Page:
Throughout the 1960’s Marshall Space Flight Center would become home to some of the most important technological breakthroughs in rocket design like the F-1 Engine, the J-2 Engine, and the Saturn V rocket that would eventually lead to Apollo 11 and Neil Armstrong walking on the moon on July 20, 1969. During that time the complex oversaw the design and testing of most of the critical hardware that was necessary to put the Saturn V rocket into space such as the S-IC first stage, S-II second stage, and S-IVB third stage segments. Many of the Saturn V components were tested on stands out on the old Redstone Arsenal and those tests provided critical information that lead to improvements in the rocket.

Skylab Orbital Space Station in 1974, Photo Credit NASA
Skylab Orbital Space Station in 1974 | Photo Credit: NASA

By the end of the 1960’s popularity for the cost of the Apollo program had begun to falter and NASA wanted to make the most out of the rockets they had already built. In 1965, NASA began design and testing on the “Orbital Workshop” which would become a science platform in space orbiting the earth where NASA could perform experiments that could only be performed in space. In 1970 the platform was renamed Skylab. Designed and tested at the Marshall Space Flight Complex, Skylab represented the first time humans would go to space for an extended period of time to live and work. In total, astronauts spent 171 days at the orbital space lab, logged nearly 2,000 hours on some 300 science experiments, and paved the way for future space stations like the ISS.

During the 1970’s the Marshall Space Flight Center would be involved in pushing the boundaries of spaceflight by designing missions and hardware that would lead to most of the modern innovations in space travel we think of today. In 1975 they launched the Apollo-Soyuz Test Project which was a joint project with the Russians to see if they could dock two different types of space vehicles together in space. The mission was a success and marked the first time astronauts and cosmonauts would meet in space. The research that went into accomplishing this feat would lead to the modern docking systems that were used on the Shuttle, ISS, and most modern space capsules like SpaceX Dragon and the Boeing Starliner. While the ASTP program was important, a number of engineers were also hard at work developing the next evolution in space vehicle design, highly reusable space vehicles that could control their descents back to earth much like a plane.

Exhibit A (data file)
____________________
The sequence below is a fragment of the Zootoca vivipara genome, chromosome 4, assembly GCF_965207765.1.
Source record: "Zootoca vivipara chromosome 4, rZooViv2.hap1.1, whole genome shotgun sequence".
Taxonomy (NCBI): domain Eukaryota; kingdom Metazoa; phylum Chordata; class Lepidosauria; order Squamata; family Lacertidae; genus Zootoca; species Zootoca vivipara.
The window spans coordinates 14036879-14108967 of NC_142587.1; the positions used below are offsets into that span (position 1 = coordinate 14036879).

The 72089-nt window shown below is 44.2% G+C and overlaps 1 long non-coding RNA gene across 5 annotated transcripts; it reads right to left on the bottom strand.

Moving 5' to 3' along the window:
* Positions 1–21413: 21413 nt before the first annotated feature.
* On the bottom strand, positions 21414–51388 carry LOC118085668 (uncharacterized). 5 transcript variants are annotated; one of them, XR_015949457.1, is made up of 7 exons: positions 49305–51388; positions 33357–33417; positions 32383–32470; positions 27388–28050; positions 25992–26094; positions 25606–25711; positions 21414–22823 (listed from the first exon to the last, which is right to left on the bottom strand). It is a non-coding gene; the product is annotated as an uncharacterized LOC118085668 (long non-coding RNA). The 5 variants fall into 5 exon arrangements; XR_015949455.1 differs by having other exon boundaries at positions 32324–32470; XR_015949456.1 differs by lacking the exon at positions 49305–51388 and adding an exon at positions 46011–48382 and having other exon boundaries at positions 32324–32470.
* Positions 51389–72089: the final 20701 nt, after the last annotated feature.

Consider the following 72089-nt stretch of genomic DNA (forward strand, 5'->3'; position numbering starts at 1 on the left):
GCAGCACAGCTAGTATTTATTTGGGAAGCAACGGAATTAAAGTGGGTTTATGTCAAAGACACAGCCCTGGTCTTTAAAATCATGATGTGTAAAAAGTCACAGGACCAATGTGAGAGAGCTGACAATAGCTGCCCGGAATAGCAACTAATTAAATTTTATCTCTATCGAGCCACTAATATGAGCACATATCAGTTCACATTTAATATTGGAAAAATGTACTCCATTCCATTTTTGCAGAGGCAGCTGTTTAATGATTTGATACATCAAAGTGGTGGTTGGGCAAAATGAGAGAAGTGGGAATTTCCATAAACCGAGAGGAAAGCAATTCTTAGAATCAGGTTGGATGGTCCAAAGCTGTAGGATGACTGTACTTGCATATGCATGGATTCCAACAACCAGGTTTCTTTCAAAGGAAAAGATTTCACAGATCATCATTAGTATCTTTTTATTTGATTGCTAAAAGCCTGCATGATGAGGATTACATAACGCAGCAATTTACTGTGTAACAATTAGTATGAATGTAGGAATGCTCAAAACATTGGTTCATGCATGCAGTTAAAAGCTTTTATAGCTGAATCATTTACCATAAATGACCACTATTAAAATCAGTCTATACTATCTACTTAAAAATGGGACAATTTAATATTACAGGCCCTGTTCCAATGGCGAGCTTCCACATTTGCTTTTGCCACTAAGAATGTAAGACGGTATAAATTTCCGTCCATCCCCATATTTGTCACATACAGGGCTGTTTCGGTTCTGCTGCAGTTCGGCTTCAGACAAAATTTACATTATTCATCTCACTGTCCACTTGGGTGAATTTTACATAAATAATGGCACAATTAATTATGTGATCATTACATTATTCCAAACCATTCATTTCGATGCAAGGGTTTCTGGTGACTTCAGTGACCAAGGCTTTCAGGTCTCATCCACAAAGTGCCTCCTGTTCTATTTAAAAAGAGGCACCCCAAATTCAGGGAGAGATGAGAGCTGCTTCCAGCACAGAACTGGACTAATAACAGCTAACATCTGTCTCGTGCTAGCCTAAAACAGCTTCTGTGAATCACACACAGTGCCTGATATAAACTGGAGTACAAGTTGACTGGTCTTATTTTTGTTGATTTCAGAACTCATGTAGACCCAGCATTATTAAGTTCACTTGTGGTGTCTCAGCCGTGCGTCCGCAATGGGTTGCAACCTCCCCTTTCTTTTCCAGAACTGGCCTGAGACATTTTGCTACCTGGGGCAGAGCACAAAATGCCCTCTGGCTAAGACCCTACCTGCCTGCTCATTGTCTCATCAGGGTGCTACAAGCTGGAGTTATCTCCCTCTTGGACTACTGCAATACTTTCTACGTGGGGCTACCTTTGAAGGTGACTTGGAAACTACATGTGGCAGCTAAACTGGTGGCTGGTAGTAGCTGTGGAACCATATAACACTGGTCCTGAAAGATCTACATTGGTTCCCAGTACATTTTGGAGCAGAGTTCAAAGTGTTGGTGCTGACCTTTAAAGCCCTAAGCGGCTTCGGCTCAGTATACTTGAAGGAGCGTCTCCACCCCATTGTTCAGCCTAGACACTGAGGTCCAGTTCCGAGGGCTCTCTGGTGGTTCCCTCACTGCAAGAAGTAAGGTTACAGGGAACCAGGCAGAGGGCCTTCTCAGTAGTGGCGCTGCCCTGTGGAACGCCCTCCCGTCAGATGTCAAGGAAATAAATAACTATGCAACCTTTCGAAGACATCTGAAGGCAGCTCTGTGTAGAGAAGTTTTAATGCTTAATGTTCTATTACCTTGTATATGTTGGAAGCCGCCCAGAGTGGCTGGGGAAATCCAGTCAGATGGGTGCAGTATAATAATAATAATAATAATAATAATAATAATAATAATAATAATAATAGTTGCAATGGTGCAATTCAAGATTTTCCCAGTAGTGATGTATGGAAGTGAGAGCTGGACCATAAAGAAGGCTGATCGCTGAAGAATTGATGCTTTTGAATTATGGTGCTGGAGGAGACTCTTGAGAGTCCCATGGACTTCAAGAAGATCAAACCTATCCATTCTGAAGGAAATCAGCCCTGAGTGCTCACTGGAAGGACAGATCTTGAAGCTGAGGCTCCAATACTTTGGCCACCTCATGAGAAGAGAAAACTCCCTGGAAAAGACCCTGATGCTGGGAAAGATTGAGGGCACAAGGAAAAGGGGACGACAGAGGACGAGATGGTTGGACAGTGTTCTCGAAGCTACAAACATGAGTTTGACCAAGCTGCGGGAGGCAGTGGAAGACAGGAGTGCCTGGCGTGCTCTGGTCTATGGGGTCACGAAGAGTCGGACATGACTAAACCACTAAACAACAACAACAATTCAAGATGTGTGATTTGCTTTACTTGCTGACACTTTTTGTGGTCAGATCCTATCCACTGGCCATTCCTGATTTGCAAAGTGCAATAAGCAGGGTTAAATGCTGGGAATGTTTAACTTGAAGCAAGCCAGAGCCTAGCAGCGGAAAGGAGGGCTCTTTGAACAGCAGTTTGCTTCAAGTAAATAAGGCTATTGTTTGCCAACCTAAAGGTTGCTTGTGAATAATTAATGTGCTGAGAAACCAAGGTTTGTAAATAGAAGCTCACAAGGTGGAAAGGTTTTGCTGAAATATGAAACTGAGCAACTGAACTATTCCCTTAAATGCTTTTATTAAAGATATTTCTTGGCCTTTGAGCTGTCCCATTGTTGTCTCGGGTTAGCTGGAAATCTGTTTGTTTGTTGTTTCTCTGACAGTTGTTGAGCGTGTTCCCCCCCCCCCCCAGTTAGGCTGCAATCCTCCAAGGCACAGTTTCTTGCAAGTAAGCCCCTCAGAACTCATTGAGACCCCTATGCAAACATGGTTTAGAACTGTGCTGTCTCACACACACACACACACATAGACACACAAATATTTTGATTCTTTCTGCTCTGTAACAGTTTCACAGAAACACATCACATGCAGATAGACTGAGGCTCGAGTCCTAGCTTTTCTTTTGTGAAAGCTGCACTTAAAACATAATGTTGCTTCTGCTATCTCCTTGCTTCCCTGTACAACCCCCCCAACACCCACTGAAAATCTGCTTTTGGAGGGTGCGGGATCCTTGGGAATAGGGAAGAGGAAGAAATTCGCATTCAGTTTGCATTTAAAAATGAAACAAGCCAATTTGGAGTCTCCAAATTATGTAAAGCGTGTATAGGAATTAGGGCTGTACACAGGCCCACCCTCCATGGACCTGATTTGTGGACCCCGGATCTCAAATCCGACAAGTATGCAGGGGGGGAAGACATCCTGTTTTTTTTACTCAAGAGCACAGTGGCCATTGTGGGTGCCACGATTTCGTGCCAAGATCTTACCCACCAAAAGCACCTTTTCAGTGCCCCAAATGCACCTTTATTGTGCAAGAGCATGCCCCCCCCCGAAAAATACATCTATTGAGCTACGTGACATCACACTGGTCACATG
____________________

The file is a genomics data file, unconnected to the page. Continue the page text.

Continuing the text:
RS-25 Space Shuttle Engine in Testing, Photo Credit NASA
RS-25 Space Shuttle Engine in Testing | Photo Credit: NASA

In January 1972, President Nixon announced the plans to develop a reusable vehicle known as a Space Transport System (STS) that would make routine flights to space. By the time the vehicle was in full design, the public would come to know it as the Space Shuttle. One of the most highly complex vehicles ever created, the engineering and development of the Shuttle Propulsion was centered at Marshall Space Flight Center. Historic Engines like the RS-25 started with the engineers at Marshall testing the limits of engine design and the principals of high pressure combustion chambers and turbo pumps. The engines that would ultimately go onto the Space Shuttle were leaps forward in engine design and reliability. Other engineers would work on the giant orange External Fuel Tank (ET) that fueled the RS-25 engines, and the Solid Booster Rockets (SRBs) that helped the shuttle get off the launch pad. On April 12, 1981 the Space Shuttle Columbia successfully completed the first orbital test flight of the STS Shuttle system. Marshall SFC would remain the headquarters for all things related to the engines and shuttle propulsion helping test flight hardware and troubleshoot issues with the engines before all flights into space.

Along with the Shuttle engines, Marshall SFC would also oversee many of the science experiments that would go up in the shuttle and be performed from the Shuttle’s internal cargo bay. While many of the early science experiments were performed on simple platforms bolted into the Shuttle’s bay, NASA would join forces with the European Space Agency (ESA) to develop the Spacelab, a modular airtight science pod where astronauts could freely operate experiments without the need for a space suit. The design of this module would lay the framework for the International Space Station (ISS).

ESA Spacelab being loaded into the Space Shuttle , Photo Credit NASA
ESA Spacelab being loaded into the Space Shuttle | Photo Credit: NASA

During Marshall Space Flight Centers long history, it has also been the epicenter of design for groundbreaking scientific satellites such as the Hubble Telescope, the Chandra X-Ray Observatory, and the Compton Gama Ray Observatory. Recently, Marshall SFC has been apart of the design process for the SLS/Constellation Program which will propel the Artemis Program back to the moon using the Orion Capsule. Currently, Marshall SFC still oversees most of the research that goes on in the US Laboratory Module (Destiny) on the ISS.